Hi all. I asked a previous question a while back about Lerping/smoothing animation transitions and got a great answer very quickly. I think the transition from one animation to another looks great in my project.
However, I notice when my character loops the same animation (most notably the walk animation), there seems to be a quick “twitch” when the walk animation stops and starts over again.
My model and animations are from Mixamo, but they are downloaded with the default animation loop that is repeats evenly. The same exact model looks fine in other engines that I have tried. Oddly enough I experience this twitch issue with both BabylonJS and ThreeJS (BabylonJS is way cooler BTW ).
I was going to attach some code here or point to a screencast, but I actually see the exact same issue in the documentation examples shown here:
Is it only me or can you also see the twitch when walking? It’s very subtle, but more noticeable in that playground link when the walking slider is raised up. It causes an almost “robotic” look to the walk.
@swim81, I believe there is a missing frame of the walk cycle so the loop is not exact. Can you share the fbx of the mixamo animation you downloaded? I would like to take it into Maya and look at the animation cycle.
@swim81, I’m a little confused. The file you linked looks like an idle animation of the character just breathing. I opened up the timeline to see if it was a compilation file with several animations in it, but it only seems to be a short idle pose. Did you want me to evaluate this one or was there a walk pose that you are having trouble with?
@swim81 I tested the file with Threejs, Playcanvas and model-viewer and they all show the walk animation as Babylon, with a hiccup when looping.
[…] I’ve just tested in Godot (4.1.1), and there’s also a hiccup when looping. Admittedly, I don’t know Godot, so I simply loaded the file and ran the walking animation. Perhaps there are some parameters that need to be activated to suppress the hiccups?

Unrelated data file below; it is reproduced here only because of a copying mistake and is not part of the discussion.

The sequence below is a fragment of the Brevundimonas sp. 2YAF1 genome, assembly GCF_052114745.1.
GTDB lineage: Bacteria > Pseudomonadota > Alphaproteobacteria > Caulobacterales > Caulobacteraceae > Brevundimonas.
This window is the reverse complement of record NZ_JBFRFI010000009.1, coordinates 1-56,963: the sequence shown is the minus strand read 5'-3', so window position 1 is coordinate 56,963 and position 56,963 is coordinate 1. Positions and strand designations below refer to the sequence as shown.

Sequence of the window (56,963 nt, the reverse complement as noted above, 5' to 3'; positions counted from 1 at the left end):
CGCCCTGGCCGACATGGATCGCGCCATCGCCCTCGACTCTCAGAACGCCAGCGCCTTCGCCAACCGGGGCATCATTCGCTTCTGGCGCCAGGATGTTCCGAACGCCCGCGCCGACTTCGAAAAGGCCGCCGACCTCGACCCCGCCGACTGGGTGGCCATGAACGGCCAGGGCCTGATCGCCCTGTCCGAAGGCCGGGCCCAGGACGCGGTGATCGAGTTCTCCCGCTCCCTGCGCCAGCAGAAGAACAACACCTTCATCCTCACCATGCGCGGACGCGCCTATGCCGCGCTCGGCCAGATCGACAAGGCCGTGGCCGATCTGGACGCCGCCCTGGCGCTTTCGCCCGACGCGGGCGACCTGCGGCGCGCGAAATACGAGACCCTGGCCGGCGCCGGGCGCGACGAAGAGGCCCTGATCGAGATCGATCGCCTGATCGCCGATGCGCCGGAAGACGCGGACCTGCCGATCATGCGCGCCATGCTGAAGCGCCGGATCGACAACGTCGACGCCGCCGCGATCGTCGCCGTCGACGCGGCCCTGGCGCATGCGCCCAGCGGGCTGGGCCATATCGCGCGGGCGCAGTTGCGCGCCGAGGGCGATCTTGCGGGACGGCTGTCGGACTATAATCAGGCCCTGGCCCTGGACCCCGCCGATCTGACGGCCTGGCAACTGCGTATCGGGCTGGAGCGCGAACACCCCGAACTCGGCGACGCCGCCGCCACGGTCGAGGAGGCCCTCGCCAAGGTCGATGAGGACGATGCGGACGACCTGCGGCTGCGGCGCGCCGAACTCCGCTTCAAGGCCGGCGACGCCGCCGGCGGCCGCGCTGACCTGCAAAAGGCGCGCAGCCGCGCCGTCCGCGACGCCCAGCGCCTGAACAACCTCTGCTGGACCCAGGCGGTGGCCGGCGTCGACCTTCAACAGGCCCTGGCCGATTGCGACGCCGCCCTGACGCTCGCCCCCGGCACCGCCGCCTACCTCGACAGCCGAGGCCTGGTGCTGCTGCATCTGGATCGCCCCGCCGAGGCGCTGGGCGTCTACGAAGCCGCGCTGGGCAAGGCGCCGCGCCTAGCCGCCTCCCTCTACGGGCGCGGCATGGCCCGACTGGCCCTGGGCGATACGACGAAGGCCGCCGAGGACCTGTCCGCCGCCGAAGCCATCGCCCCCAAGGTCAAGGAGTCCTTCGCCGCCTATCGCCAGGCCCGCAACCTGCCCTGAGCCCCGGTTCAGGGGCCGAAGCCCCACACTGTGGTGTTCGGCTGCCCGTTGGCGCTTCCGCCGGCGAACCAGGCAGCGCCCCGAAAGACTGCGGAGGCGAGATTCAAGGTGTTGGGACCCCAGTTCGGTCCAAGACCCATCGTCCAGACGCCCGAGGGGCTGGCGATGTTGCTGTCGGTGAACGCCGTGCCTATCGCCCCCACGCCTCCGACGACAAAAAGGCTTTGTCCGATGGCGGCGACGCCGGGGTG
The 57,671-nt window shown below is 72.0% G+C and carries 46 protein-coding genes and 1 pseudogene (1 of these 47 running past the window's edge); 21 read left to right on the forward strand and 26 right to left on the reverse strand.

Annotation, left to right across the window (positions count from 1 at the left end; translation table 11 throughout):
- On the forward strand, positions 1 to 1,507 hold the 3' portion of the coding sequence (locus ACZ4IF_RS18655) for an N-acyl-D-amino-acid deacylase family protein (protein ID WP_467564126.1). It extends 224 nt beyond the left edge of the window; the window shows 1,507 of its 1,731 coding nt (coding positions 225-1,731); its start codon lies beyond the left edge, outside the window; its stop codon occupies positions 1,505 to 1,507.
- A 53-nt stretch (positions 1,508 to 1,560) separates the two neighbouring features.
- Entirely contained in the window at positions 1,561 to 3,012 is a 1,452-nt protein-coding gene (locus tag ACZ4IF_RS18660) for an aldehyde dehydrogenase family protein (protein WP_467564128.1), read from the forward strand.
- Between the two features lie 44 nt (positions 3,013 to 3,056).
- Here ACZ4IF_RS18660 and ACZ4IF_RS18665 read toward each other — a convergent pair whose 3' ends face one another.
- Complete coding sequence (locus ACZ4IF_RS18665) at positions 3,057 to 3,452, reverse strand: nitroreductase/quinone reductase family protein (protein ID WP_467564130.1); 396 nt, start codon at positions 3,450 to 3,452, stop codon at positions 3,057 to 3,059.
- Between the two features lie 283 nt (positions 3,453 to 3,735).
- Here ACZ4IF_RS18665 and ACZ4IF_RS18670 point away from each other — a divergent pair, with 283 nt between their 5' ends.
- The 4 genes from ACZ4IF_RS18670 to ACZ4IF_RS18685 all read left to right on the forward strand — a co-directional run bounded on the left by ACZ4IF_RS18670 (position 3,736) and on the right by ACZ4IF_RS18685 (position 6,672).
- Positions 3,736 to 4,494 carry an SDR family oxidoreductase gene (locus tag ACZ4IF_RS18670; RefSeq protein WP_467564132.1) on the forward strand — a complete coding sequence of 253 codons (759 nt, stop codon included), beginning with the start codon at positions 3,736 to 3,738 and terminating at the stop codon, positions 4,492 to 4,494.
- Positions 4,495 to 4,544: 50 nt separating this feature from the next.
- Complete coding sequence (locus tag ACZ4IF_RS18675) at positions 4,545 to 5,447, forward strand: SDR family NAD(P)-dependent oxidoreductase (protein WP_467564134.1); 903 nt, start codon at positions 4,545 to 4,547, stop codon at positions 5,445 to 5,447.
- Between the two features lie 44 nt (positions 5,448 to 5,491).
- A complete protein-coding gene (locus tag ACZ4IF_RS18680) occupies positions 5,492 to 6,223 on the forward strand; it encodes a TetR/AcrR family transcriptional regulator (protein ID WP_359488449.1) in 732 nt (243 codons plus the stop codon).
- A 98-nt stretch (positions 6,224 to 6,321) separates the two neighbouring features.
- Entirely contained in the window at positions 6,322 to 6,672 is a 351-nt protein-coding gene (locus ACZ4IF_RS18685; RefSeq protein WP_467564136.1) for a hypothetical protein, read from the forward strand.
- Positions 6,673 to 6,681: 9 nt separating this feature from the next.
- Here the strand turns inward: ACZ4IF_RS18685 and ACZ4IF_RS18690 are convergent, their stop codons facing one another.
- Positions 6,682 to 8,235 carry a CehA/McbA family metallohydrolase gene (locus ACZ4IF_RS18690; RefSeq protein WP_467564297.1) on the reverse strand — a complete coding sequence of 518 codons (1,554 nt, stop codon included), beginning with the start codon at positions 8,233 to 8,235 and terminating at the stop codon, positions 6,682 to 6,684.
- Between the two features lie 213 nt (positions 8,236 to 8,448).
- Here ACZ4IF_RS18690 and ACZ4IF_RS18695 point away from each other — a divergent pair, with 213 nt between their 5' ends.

@swim81, my apologies, I assumed this was the original download from Mixamo which would have all the animations in the timeline and didn’t look at the NLA to see this was the asset authored with the NLA. I am not a normal blender user, but from what I see, the pop isn’t a missing frame in the animation but rather a mismatch with keyframe tangents. I noticed some strange data when looking at the curves normalized so that I could see anomalies.
This is the upper left leg Y quaternion component for the 24 frames of the walk cycle. Note that the slope of the interpolation between frames 1 and 2 and between frames 23 and 24 do not match, which means there most likely would be a visible pop in the animation as the curve trajectory changes when cycling. The pop would be magnified by the actual delta in value. Note here that they are normalized so it may not be large.
Additionally, if we look at the Y location data of the left upper leg, we see an even bigger mismatch between frame 1 and frame 24:
It appears that the key at frame 0 matches the value at frame 24, but that frame is not exported as the range in the NLA is set from 1 to 24. I think this points to the problem being that the pose at the start and end of the clip are not identical which is causing the animation artifact. It would be worth going back to the source animation and making sure that it wasn’t clipped - maybe the original had two cycles of the walk and one was clipped out for this version which may explain the poses not matching. I would guess at this point this is the most logical source of the issue.
@swim81, there are no features in our animation system to lerp looped frames of animation. Our system supports blending, but that is blending across different animation clips. However, I would also posit that using an artificial interpolation of several animation frame to smooth a loop is far more expensive than ensuring your animation data loops correctly from the source. Interpolating multiple frames to figure out the final position of a bone from which a skinning matrix is applied to determine the final position of vertices in the mesh 60x per second adds up. For blending between two animations like idle to walk, it’s a necessary cost that makes sense. For cleaning up a loop pose, it’s another layer of blend that needs to be there for any looping animation where the loop pose does not match, adding extra expense to determining the final position of your vertices.